Text of a letter delivered to the Kerry Campaign on July 23rd
Dear Senator Kerry:
With the September 16th Primary less than eight weeks away, I believe it is time for us to schedule debates and other forums so that the voters of Massachusetts will have the ability to participate in democracy to its fullest extent. With this in mind, I am proposing that we have the following three styles of debates:
1. You and I participate in town meeting style gatherings in each of the Commonwealth's 14 Counties. This would be a way of taking direct questions from local people in an informal setting. If we devote two to three hours to each county forum, this would take approximately three working days;
2. You and I appear in a somewhat more formal setting at each of the 5 UMass campuses, Springfield Technical Community College, North Shore Community College, Berkshire Community College and Cape Cod Community College. These could be more structured than the county forums with questions from the print media as well as from the audience. This would take approximately 10-16 hours;
3. We have been formally invited to appear on Springfield's Jim Madigan's (WGBY) program, with Emily Rooney on WGBH in Boston, on WBZ-TV's Jon Keller, and on NECN with Jim Braude. I have indicated to each of these hosts that I am willing to appear with you, but your confirmation is needed. Naturally, we should be fair to other television (and radio) hosts and I am willing to increase the number of appearances, accordingly.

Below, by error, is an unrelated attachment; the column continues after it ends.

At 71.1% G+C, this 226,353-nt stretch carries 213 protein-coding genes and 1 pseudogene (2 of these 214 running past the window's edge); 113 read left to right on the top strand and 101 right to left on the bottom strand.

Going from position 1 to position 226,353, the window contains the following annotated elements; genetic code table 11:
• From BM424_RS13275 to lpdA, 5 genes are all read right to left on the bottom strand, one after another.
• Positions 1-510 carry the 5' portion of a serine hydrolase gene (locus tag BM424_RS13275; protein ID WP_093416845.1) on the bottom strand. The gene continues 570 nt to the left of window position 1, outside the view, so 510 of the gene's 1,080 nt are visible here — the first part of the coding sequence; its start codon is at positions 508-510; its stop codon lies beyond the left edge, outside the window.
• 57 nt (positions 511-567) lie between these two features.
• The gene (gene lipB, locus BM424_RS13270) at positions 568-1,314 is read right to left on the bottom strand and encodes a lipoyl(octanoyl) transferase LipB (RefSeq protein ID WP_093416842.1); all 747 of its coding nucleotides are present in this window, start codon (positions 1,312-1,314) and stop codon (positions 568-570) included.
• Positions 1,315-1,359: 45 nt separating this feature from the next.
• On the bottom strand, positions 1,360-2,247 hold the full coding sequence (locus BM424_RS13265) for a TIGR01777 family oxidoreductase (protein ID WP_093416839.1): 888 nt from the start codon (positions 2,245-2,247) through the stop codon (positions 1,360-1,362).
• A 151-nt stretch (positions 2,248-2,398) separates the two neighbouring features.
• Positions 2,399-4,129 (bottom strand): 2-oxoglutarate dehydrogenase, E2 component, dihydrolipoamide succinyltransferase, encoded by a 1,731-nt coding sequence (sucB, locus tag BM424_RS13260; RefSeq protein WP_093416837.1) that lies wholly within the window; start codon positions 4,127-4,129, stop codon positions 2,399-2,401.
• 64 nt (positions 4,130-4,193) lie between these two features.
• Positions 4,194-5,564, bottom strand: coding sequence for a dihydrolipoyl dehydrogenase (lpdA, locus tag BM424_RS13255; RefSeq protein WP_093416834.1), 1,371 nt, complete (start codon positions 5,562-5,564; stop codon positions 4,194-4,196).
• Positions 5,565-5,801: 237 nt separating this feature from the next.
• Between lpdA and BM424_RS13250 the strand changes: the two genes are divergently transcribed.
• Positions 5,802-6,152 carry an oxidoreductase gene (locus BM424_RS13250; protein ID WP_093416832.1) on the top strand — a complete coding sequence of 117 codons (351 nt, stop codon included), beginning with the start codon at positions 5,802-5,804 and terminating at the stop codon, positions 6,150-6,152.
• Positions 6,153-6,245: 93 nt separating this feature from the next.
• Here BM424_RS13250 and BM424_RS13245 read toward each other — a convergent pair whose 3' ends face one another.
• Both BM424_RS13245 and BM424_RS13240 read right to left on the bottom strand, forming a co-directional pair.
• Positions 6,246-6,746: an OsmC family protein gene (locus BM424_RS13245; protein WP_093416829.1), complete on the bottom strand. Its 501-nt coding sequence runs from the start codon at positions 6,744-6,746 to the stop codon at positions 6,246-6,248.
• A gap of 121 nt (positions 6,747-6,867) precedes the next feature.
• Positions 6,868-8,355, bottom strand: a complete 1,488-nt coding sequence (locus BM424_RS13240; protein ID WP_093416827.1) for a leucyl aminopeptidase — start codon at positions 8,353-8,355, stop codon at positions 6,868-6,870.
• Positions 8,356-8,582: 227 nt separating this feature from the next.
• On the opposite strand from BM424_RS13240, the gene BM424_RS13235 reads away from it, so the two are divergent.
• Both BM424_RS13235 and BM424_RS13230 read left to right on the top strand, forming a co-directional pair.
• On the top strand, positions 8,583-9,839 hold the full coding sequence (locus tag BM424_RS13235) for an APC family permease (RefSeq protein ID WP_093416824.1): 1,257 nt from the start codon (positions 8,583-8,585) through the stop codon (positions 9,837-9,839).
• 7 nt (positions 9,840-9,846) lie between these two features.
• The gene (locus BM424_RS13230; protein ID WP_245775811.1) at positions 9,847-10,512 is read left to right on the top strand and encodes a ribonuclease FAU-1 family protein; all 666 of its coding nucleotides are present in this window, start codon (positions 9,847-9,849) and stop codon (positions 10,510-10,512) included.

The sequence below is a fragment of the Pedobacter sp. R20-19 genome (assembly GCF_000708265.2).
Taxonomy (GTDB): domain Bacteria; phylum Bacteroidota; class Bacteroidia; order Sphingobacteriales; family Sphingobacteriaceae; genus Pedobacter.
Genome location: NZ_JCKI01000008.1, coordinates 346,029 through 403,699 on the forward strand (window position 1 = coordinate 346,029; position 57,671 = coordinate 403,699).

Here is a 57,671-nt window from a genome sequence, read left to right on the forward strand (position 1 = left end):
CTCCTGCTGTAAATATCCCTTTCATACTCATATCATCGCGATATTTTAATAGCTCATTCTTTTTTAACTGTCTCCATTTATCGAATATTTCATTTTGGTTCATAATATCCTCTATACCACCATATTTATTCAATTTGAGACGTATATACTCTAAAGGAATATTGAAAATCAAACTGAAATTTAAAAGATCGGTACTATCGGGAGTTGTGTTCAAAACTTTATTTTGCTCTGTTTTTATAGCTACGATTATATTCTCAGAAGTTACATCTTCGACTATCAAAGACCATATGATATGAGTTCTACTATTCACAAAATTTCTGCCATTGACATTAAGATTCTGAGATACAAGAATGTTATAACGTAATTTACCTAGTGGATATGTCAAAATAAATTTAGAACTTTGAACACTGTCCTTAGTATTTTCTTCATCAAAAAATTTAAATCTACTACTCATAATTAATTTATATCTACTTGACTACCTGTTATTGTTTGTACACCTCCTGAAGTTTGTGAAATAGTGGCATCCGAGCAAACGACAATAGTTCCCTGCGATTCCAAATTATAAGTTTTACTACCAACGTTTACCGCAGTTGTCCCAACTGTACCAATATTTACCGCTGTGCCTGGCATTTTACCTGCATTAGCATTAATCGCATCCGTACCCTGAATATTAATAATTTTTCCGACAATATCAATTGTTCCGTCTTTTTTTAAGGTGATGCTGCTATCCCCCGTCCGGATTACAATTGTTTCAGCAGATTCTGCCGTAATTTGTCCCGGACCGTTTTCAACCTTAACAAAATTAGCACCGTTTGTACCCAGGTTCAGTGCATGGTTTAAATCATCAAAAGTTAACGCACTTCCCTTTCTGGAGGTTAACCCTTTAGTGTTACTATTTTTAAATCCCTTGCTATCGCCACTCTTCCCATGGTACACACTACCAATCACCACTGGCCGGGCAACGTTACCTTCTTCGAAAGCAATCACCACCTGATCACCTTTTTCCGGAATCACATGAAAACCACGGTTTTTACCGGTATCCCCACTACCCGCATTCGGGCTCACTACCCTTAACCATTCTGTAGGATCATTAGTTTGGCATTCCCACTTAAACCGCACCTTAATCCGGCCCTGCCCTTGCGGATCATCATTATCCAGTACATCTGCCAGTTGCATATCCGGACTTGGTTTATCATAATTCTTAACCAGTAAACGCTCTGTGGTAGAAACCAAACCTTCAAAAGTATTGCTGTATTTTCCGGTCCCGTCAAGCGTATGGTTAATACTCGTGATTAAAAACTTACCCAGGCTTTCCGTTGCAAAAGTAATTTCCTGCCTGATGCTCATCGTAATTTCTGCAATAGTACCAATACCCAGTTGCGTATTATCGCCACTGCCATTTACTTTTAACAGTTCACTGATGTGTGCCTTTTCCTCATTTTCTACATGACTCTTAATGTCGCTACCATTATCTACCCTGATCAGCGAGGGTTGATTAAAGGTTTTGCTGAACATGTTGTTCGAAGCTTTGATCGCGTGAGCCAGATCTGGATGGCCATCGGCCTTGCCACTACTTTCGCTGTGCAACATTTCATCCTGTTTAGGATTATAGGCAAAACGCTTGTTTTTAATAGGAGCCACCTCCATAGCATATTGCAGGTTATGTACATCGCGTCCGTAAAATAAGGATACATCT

Since the Senate is not in session the entire month of August, there is no reason why we should not bring more direct democracy into this campaign by implementing the first two above proposals within the next few weeks.
Many of the hosts in the third proposal have indicated that television appearances would be most beneficial to voters between Labor Day and the September 16th Primary. I agree.
I look forward to hearing from you.
Edward J. O'Reilly
Ed O'Reilly believes it is not too much to ask Senator Kerry to devote 5 days every 6 years to enter into dialogue with the people of Massachusetts.